In early 2005, however, NASS instructed all accommodation providers to cease providing Section 4 subsistence support in cash and, instead, provide it in the form of vouchers. The decision as to the exact nature of these vouchers was left to the then six separate accommodation providers, with most choosing to provide Luncheon Vouchers, and others choosing to provide supermarket vouchers or swipe cards, like ASDA Gift Vouchers, for example.


So, most of the current 'asylum vouchers' used are produced by Luncheon Vouchers, which is owned by Accor Services. Accor is one of world's biggest supplier of voucher solutions and a major provider of "human resource services". It has offices in 32 countries worldwide, 280,000 client companies and local authorities and 13 million users. In the UK, it is the biggest provider of employee benefits, work life solutions and government services, with over 7,000 clients and 600,000 daily users.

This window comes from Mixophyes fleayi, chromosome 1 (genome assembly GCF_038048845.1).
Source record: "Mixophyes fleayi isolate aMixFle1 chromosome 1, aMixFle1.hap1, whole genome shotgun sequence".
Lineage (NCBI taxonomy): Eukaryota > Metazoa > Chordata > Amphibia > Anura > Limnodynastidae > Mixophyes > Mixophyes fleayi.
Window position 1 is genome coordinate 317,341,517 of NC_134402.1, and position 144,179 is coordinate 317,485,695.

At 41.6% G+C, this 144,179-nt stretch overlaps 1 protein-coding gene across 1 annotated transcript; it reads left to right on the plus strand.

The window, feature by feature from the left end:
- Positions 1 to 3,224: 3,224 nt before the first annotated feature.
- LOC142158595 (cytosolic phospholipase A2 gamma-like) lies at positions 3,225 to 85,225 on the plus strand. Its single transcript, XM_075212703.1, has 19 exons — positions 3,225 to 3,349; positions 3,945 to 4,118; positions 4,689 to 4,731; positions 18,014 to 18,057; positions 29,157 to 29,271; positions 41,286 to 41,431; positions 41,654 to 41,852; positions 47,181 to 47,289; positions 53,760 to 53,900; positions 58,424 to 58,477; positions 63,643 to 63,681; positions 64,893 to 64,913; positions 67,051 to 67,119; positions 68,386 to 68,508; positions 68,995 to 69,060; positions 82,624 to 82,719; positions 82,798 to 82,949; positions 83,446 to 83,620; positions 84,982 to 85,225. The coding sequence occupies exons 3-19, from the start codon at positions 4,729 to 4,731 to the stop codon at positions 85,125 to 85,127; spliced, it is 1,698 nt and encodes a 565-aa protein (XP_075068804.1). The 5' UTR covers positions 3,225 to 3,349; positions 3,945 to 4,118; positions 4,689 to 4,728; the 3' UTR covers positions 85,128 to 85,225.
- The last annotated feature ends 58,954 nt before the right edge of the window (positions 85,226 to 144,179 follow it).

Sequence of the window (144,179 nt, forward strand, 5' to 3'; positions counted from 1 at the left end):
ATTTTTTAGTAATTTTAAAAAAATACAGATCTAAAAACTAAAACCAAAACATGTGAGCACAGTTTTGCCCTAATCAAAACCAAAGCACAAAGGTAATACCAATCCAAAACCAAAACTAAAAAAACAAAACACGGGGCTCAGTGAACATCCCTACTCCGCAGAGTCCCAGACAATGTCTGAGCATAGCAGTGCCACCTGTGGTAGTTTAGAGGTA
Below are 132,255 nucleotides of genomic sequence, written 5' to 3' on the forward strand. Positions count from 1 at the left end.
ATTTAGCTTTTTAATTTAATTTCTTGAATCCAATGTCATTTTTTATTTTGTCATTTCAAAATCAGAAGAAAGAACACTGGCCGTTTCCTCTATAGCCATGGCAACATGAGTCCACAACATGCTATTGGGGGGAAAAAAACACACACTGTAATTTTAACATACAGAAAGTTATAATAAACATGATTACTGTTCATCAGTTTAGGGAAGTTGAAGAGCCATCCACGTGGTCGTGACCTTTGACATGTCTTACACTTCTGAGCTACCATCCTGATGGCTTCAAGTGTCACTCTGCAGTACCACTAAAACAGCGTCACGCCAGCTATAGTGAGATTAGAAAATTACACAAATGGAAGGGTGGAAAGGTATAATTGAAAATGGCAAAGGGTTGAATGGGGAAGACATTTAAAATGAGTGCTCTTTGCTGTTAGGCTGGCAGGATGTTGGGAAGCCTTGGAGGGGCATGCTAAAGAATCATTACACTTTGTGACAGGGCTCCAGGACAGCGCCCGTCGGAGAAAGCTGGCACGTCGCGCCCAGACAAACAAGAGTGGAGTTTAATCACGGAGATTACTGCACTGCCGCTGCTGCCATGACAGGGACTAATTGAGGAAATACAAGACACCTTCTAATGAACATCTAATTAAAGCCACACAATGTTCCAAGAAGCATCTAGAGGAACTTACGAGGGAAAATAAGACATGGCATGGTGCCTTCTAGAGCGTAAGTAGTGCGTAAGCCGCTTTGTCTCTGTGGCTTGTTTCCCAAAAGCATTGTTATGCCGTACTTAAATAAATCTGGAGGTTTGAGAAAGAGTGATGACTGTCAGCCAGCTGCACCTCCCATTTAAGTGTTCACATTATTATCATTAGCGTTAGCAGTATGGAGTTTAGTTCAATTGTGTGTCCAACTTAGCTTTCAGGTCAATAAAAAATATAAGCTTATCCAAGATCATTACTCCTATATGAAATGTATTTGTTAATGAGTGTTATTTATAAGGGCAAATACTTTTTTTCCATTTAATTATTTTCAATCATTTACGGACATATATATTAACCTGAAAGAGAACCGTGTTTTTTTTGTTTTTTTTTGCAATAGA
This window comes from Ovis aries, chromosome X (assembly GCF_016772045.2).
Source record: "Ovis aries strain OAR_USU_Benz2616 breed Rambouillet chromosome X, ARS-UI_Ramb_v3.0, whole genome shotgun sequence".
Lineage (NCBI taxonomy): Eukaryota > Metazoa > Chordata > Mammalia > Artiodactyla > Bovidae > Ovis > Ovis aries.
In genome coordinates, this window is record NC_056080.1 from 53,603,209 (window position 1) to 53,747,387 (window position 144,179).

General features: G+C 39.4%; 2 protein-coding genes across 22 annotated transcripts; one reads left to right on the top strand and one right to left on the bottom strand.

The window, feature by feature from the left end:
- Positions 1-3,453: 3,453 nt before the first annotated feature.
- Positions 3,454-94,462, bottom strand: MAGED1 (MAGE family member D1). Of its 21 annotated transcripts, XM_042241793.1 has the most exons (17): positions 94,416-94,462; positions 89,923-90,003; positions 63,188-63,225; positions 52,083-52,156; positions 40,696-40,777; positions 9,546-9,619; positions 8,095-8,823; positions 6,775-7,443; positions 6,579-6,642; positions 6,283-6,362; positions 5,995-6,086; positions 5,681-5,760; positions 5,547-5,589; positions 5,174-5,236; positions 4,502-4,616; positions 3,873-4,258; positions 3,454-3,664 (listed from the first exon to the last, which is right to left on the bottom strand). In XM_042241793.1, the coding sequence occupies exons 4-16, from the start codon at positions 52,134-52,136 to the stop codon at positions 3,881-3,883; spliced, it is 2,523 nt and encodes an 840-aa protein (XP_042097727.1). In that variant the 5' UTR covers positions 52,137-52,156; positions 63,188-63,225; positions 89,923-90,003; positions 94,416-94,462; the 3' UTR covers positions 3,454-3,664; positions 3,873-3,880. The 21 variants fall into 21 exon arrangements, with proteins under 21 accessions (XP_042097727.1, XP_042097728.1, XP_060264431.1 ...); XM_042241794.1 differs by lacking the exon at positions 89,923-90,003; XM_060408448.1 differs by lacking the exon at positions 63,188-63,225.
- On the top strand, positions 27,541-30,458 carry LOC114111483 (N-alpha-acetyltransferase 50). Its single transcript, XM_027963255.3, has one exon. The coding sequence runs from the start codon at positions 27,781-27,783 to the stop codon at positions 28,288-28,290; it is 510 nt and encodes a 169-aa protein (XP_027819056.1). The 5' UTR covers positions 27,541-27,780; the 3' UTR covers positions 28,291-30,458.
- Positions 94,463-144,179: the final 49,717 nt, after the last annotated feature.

Luncheon Vouchers (or LV's, as they are commonly known) are ordered by more than 2,000 organisations for many different uses and are used by over 100,000 employees every day. Their clients include the Civil Aviation Authority, National Air Traffic Service, N M Rothschild, Scottish Equitable, A C Nielson, Parity Training, Prada Retail, Birmingham Children's Hospital, Select Education etc. etc.